What inspired you to write a story about a teen who faces a crisis of faith?
Questioning the faith we’ve grown up with is not only normal but even a healthy step toward owning our beliefs. It can be a scary process, especially when others tell us we’re wrong to have doubts and questions. I wanted to give voice to both the questions as well as the reassurance of God’s constant love for us, despite our circumstances, our mistakes, and our sometimes faltering faith.  

Susana discovers a strange nighttime visitor at her mysterious neighbor’s home, which leads to the unveiling of secrets. Without giving too much away, what can you tell us about this discovery?  It’s a dangerous discovery reflecting a dark time in our nation’s history. To make matters worse, she’s faced with a terrible set of choices. One decision could lead to misery and even the deaths of others. The opposite decision could lead to harsh punishment from her stepfather, rejection by her community, even legal consequences.

Tell us a bit about the protagonist, Susanna Stutzman.
Susanna is a grieving girl who loves her family and does her best to support them despite facing backlash from others in her home. She is brave, curious, compassionate, and willing to take risks not only to protect others but to get answers.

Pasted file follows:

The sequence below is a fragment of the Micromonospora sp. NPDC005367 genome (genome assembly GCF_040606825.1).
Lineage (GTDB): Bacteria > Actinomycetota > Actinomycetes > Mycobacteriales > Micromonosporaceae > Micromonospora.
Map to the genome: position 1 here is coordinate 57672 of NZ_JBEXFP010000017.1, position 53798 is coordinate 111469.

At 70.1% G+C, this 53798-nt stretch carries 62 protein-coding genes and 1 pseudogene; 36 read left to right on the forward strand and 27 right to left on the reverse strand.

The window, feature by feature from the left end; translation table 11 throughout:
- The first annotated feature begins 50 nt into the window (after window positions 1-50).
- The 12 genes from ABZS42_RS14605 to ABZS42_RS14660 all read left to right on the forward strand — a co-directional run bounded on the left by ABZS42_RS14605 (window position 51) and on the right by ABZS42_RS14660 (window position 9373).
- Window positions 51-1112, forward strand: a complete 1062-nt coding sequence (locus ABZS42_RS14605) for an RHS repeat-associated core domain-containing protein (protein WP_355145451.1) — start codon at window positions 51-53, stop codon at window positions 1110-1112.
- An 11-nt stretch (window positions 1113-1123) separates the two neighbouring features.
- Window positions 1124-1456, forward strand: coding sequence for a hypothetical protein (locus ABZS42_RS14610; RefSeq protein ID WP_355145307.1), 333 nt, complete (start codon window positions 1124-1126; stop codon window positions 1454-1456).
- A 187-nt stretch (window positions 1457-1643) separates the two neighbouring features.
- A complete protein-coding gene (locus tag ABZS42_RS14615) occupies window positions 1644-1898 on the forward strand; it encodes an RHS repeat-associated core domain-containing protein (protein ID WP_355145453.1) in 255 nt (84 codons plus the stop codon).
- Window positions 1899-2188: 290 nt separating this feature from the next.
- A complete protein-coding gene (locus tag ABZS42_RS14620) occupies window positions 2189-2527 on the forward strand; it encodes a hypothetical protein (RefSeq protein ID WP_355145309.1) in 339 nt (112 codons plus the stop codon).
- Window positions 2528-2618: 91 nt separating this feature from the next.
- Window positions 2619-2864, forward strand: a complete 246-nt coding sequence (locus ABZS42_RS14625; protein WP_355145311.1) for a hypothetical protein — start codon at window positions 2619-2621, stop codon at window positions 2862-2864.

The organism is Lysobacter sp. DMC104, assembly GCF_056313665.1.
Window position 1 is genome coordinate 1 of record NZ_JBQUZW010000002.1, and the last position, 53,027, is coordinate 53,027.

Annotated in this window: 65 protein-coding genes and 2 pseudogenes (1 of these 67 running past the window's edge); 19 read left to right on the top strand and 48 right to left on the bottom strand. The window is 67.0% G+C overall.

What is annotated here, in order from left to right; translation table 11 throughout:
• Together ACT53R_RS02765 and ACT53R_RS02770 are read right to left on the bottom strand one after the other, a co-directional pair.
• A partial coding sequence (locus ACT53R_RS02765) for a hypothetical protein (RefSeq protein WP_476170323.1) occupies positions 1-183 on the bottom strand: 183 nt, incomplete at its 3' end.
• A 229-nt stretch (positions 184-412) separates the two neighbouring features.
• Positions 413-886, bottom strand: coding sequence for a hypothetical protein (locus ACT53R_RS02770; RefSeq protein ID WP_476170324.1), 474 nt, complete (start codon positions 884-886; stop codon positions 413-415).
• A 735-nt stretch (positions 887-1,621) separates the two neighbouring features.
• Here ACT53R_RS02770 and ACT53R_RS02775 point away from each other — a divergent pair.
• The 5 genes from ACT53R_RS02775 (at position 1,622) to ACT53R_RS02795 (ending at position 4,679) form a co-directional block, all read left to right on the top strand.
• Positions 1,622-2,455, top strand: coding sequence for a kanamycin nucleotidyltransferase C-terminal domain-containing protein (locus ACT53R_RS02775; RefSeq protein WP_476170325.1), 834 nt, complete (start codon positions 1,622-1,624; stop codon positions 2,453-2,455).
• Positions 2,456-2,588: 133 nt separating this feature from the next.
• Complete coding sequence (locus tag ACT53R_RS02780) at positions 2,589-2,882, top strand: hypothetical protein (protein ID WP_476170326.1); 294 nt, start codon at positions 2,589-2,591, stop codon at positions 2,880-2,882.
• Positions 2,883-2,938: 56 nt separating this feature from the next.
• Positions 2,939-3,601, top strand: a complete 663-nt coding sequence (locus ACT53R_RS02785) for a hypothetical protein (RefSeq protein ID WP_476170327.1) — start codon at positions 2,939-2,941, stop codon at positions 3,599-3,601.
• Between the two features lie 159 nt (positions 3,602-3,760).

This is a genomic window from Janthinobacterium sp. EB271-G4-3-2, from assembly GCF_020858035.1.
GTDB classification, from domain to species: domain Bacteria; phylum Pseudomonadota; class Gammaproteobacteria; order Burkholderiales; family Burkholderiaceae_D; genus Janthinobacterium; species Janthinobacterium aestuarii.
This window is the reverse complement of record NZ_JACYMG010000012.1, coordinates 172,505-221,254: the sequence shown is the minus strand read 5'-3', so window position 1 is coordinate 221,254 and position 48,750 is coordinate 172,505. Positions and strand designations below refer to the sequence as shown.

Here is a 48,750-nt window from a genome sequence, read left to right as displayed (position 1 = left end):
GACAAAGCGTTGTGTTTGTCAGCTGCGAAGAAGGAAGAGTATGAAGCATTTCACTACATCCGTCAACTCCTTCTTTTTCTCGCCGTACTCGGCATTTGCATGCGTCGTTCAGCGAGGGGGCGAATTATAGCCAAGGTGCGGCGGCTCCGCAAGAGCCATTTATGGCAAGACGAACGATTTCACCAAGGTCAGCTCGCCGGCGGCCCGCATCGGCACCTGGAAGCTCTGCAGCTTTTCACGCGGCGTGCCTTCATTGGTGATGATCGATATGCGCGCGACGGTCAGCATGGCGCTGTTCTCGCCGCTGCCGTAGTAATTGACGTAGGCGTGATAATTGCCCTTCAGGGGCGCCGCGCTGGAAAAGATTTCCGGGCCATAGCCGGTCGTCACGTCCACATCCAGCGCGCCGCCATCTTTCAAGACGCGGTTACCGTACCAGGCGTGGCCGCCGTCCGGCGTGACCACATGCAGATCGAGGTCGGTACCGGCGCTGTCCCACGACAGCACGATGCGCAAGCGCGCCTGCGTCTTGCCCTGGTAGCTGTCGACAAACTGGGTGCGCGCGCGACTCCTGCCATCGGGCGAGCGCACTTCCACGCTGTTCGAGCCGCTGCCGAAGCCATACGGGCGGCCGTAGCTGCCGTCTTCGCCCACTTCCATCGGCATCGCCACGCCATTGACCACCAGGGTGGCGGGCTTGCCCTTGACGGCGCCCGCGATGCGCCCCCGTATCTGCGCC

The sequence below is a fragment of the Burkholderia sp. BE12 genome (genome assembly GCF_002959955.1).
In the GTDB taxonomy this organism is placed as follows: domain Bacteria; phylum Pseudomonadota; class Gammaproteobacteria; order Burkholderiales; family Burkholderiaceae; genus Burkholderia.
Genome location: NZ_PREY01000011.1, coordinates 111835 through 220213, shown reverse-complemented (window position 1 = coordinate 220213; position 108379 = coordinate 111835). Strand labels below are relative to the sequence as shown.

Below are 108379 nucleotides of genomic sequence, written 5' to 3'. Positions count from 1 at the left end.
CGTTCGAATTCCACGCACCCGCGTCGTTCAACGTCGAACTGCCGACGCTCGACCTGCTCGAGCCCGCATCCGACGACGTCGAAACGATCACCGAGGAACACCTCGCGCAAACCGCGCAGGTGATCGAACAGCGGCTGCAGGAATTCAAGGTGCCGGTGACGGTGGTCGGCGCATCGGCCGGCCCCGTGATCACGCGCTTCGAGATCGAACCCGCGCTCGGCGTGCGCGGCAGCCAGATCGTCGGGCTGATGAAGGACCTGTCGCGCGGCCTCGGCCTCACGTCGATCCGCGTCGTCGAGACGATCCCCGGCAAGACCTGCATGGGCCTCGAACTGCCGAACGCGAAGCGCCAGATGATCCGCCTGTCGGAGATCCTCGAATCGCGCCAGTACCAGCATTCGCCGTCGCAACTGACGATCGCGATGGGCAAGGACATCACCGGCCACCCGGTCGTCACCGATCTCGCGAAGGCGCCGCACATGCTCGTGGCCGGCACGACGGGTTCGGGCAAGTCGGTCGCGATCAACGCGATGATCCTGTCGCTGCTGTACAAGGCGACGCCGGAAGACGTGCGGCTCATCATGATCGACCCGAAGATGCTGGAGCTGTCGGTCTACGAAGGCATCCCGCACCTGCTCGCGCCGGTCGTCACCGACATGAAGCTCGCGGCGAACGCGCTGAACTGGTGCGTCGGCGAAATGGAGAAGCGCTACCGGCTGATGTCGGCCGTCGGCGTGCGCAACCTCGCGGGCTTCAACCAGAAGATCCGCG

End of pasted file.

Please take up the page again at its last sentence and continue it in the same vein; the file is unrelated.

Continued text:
Are there any authors who have influenced your writing style?

Many authors have influenced my writing style because I learn the craft as I read. The one author who inspired me to try writing my own children’s novel was Christopher Paul Curtis, author of Bud, Not Buddy. I thoroughly enjoyed that novel because of its simple, straightforward storytelling in the authentic voice of its young protagonist, brought to life with rich historic detail.

How do you think you've evolved as a writer since when you first started?

I am far more aware of the words, phrases, and sentence construction that bog down fiction writing. Instructors in writing workshops repeatedly advise us to “show, don’t tell.” I get that now, and it’s coming much more automatically with practice.

Are there any aspects of your writing that you've been practicing?
I’m trying to set the scene better. When I write, I see it in my head like a movie. I see the room, the placement of the furniture, how the light falls. I hear the clatter of dishes and the scraping of chairs. I forget that my audience is not in my head and might need help getting into the scene the way I am if I don’t share some of those details.